Photography from around the Conference Center on Saturday afternoon.
The feeling of excitement is up through the roof here at the Conference Center. Some met up with their friends and family, and quickly found their seats. Some where passing the wait time by strolling around and looking at the art work on display. There are smiling patrons everywhere checking tickets and directing people to the correct areas. It’s General Conference.
This piece was inspired by the hard work and ingenuity that went in to creating the first printed Bible and the events which followed when suddenly everyone could have access to the holy written word of God – not just the learned monks and clergymen, but all men could read it and know for themselves.
By Common Consent is pleased to present this week’s graven image, by the beloved craftsman, that master artist, that Painter of -itesTM, Matthew Page (or Brother Matsby). As always, please respect the reverence for which BCC is known and keep an appropriate tone, even that of quiet dignity, in your comments. [Read more…]
As a special new feature, we are pleased to present to you each Wednesday an graven image, an icon if you will, reflecting some of the most important Mormon issues of all time. The craftsman, Matthew Page (or Brother Matsby), is a master artist and Painter of LightTM. Please respect the reverence for which BCC is known and keep an appropriate tone in your comments. [Read more…]
The following was submitted by regular BCC commenter blt, whom the Church of Jesus Christ of Latter-Day Saints has retained in its membership solely on the merits of his willingness to teach eleven year-olds knots. He currently (p)resides with his wife in Korea where he teaches middle school.
Dear BCC readers,
I recently came across a cache of old MormonAds (they were probably called something else back in the day) while going through some of my Mom’s old things. I thought this might be a comedy gold mine, and I offer this first image (with the original text from the back of the ad beneath) for your captioning: [Read more…]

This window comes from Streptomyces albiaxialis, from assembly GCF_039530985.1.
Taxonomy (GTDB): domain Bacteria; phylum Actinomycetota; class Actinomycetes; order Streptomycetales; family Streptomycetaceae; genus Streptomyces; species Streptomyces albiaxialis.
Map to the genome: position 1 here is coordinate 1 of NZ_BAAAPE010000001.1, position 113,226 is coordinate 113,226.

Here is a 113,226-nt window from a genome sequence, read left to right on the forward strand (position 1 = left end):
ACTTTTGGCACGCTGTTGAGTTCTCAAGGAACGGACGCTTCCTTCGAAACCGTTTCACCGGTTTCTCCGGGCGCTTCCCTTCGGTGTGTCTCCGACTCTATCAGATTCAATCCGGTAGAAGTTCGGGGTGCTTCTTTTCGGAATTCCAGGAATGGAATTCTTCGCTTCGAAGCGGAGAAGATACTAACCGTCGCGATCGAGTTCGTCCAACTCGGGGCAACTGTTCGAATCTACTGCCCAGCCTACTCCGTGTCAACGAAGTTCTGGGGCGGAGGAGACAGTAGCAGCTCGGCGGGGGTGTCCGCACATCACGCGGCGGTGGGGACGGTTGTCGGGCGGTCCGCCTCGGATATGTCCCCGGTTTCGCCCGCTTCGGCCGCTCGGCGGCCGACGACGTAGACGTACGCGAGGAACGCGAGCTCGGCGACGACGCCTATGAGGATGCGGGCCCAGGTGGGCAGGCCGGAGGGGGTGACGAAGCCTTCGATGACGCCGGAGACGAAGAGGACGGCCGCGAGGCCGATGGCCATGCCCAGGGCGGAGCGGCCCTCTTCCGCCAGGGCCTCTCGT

In any Sunday school class, in a typical LDS ward, it is common to hear members of the Church share their feelings about certain passages of scripture that have helped them on their spiritual paths, strengthened them in times of need, and given them comfort or peace when life was stormy all around them. It is also common to hear comments about various quotes from past and current prophets which have had similar effects on the lives on members of the Church. What is less common is a careful analysis of who, among all the ancient prophets and righteous men and women in the scriptures, would be most likely to emerge victorious in a no-holds-barred fighting competition. I hope to rectify the dearth of attention given to the octagon right now.
Introduction/disclaimer: I haven’t read the books and had no desire to, so I thought I’d check out the movie once came out on DVD, just to see what the big fuss is about. I threw it in my Netflix queue, couldn’t have had lower expectations. Here’s my first reaction: UPDATE: here’s a video “summary” of Twilight for those who haven’t seen it. Heh.
First off, I can definitely, definitely understand Natalie’s reaction in calling it porn for women. The women-porn force is strong in Twilight. Except for the -ahem- very rare moments when I got a little sucked in by it, I was just laughing and marveling at the absurd levels to which the blatancy of its women-porniness rose.
When I was a teenager in the early 1980s, I was a member of a choir that toured the churches of many other Christian denominations — Lutherans, Episcopalians, Presbyterians, Catholics, and more Lutherans (I lived in Minnesota). This culminated in touring the cathedrals of Germany and Austria. What glorious and uplifting edifices these believers had built for God!
Coming home to our ward’s meetinghouse with its painted cinderblock chapel and orange industrial-grade carpeting (that clashed with the slightly-different-shade-of-orange pew cushions) left me unimpressed. My mother always reminded me that the LDS Church built temples as houses of the Lord that were monumental (an argument that was already losing potency as smaller, less unique, less impressive temples had begun to dot the earth) and that meetinghouses and stake centers were supposed to be utilitarian. [Read more…]
I was talking to Jay yesterday about Keith Merrill’s response to this talk from Richard Dutcher, and for the millionth time, I noted how utterly incomprehensible it is to me that people could see Dutcher’s work as unsupportive of faith or religious devotion, or in any way detrimental to the church or its members. In my experience, Dutcher’s films are so very supportive of both our community and its faith that I find Merrill’s response to Dutcher’s work utterly mystifying. [Read more…]
Daniel Bartholomew lives in New York. He works at Yeshiva University. [Read more…]
The strange state of Mormon art has recently been discussed here by Matt. Sometimes, to please our spiritual aesthetics, we have to go beyond the borders of the kingdom. I would like to start a “religious art” series here at BCC. Please share your favourite religious art (it doesn’t have to be Mormon) in the comments with a link to the picture, a description of the piece, and an explanation as to why you like it. I will then post them from time to time. It’ll make nice, light, weekend blogging.